This would, without a doubt, be my Achilles Heel. I know just enough technical stuff on a bike to get myself into a place from which I can’t escape. I have several professional mechanics’ contact information at the ready in my phone. When I chatted with Walsh about the training for the event, he told me: “Really, just treat it like a huge bike race, so normal road racing training, with an added endurance component. But the thing you HAVE to have nailed is your equipment set-up. Really know your tire and rim combination, your tubeless characteristics—how to change or fix anything in a pinch. That’s crucial, because SOMETHING is going to break along the way.
At first DK 200 also daunted Walsh. “A few of the guys on my team planned to do it in 2015, and I said “That sounds terrible. That’s nothing I want to do.” As with so many of our passionately held aversions, this one soon crumbled. Like his teammate Hilgers, Walsh had done a bunch of 100-mile MTB races, and signed up for a few longer gravel events (some of these days aren’t really races, but they aren’t just rides, either—one of the endearing vagaries of gravel) this past winter, and then pulled the trigger and signed up for DK. “I’ve done Leadville 100 before, and managed to put myself in the top 20 by the first climb, but then the pros just ratchet it up and blow everybody off the back. This felt like road racing dynamics, but in a way safer environment. I managed to stick with the lead pack until mile 90 or so; people were attacking; teams were working together. Then someone ramped up the pace, I accelerated to keep up, and I just squared up on a big rock and cracked my front rim—sealant shooting everywhere. I was able to put in a tube and make it to the next checkpoint (at mile 103), but I’d lost the group. I didn’t see anyone from the next group come by, though, for the next 5-10 minutes, which tells you just how fast we were riding!”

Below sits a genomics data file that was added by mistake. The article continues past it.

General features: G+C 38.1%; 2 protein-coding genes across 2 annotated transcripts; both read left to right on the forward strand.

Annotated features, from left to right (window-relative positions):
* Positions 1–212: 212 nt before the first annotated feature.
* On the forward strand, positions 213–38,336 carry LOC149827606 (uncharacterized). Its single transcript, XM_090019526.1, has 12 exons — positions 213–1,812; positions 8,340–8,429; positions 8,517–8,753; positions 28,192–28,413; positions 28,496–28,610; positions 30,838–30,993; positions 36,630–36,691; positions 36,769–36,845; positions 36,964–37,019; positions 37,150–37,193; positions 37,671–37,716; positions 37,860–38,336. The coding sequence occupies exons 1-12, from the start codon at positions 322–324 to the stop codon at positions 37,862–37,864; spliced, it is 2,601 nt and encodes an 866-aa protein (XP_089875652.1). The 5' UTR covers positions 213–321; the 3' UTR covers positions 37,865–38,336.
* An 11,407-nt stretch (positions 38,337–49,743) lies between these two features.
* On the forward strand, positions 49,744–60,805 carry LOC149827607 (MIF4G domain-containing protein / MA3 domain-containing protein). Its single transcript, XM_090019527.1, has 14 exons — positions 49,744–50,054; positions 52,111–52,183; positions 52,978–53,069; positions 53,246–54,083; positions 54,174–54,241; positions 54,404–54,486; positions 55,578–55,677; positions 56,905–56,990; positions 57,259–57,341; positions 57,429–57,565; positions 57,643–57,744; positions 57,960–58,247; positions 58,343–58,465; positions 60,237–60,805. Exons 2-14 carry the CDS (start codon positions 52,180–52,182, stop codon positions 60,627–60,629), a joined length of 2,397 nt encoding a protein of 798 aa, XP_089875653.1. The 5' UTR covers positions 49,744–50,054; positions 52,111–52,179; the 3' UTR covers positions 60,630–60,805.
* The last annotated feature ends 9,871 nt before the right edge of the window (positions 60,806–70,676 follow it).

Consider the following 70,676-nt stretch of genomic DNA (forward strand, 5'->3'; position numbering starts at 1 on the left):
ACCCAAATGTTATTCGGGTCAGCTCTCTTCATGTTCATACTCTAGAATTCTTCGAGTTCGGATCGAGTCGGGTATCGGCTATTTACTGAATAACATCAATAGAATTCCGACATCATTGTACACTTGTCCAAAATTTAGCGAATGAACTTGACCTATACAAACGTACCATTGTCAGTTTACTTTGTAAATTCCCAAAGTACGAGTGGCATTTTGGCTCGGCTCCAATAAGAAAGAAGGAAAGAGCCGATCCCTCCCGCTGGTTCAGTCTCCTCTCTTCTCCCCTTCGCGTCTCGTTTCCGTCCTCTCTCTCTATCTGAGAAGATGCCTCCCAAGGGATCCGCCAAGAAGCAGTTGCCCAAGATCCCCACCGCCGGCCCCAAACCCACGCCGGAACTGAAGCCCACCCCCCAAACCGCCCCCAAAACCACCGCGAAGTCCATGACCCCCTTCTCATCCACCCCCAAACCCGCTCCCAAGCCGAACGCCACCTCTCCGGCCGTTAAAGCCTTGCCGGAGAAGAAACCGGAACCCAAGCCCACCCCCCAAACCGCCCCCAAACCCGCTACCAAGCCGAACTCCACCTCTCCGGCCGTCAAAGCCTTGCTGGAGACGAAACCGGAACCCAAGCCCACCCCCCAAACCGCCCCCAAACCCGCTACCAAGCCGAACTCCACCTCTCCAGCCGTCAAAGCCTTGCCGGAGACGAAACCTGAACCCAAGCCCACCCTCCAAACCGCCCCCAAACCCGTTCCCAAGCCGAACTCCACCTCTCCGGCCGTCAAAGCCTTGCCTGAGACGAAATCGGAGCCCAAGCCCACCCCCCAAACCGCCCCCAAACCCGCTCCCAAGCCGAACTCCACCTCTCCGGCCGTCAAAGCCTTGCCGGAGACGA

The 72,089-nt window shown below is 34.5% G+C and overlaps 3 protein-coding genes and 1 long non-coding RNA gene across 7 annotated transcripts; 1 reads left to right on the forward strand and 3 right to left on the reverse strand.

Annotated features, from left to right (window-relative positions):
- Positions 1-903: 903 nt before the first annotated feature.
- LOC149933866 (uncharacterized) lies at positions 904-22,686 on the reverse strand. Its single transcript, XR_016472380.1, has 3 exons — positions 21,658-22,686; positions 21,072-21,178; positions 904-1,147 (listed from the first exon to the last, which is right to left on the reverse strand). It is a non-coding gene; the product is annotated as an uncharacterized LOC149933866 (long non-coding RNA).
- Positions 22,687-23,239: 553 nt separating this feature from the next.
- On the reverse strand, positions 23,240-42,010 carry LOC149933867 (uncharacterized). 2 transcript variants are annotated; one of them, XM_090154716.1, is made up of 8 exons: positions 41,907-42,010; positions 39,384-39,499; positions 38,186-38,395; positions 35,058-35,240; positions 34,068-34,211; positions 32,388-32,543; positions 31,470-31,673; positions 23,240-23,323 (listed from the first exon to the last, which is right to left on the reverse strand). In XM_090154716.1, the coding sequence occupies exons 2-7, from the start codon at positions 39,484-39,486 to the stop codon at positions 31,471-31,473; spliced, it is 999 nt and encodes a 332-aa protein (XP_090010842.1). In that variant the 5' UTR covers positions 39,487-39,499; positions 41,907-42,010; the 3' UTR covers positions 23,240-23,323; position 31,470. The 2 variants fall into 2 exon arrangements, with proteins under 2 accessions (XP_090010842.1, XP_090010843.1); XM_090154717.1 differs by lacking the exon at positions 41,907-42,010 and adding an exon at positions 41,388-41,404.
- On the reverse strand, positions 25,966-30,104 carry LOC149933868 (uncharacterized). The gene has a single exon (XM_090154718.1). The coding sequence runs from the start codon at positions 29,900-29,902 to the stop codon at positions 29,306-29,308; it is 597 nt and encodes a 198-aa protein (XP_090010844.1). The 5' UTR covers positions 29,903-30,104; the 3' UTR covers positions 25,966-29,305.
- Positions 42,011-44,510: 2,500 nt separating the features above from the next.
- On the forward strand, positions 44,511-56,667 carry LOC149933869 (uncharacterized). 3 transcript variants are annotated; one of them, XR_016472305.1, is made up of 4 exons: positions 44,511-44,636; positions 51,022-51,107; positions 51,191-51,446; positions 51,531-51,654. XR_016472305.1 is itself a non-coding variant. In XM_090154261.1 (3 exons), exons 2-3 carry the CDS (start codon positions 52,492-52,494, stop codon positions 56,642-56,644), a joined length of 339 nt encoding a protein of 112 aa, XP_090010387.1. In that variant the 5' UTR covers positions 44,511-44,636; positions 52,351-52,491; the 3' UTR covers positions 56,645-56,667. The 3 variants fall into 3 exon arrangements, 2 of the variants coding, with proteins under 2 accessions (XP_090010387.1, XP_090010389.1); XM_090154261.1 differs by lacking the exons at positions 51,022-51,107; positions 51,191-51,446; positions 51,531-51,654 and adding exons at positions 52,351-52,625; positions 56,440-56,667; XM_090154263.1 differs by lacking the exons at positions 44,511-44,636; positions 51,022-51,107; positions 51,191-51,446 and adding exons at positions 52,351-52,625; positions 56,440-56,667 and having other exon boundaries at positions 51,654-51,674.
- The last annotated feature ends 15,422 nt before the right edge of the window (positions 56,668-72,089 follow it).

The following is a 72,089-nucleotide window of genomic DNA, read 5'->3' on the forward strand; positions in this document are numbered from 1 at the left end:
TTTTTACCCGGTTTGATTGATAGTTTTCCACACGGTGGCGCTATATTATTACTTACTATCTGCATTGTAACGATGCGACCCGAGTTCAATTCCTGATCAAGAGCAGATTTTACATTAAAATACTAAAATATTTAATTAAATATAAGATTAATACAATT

Walsh’s crew had a spare wheel at that second checkpoint, and he soldiered on, latching on to another group that rolled past in pursuit of the leaders. They road together for a little less than twenty miles and “probably dicked around a little too much.” Another group, led by a 24-hour solo MTB world champion, caught them, turned up the heat, and soon Walsh was on his own. “I’d burnt a few too many matches,” he confesses. “Miles 135 to 162 were the worst for me. At 140 I took out my phone, cued up an old emo and hardcore playlist I had on Spotify, and started working away at a headwind blasting me in the face.” Mile 162 provided the third and final checkpoint, where Walsh “had a sandwich and a beer, and it kinda reset my stomach. For the last 40 miles I probably felt as good as I’d felt all day.”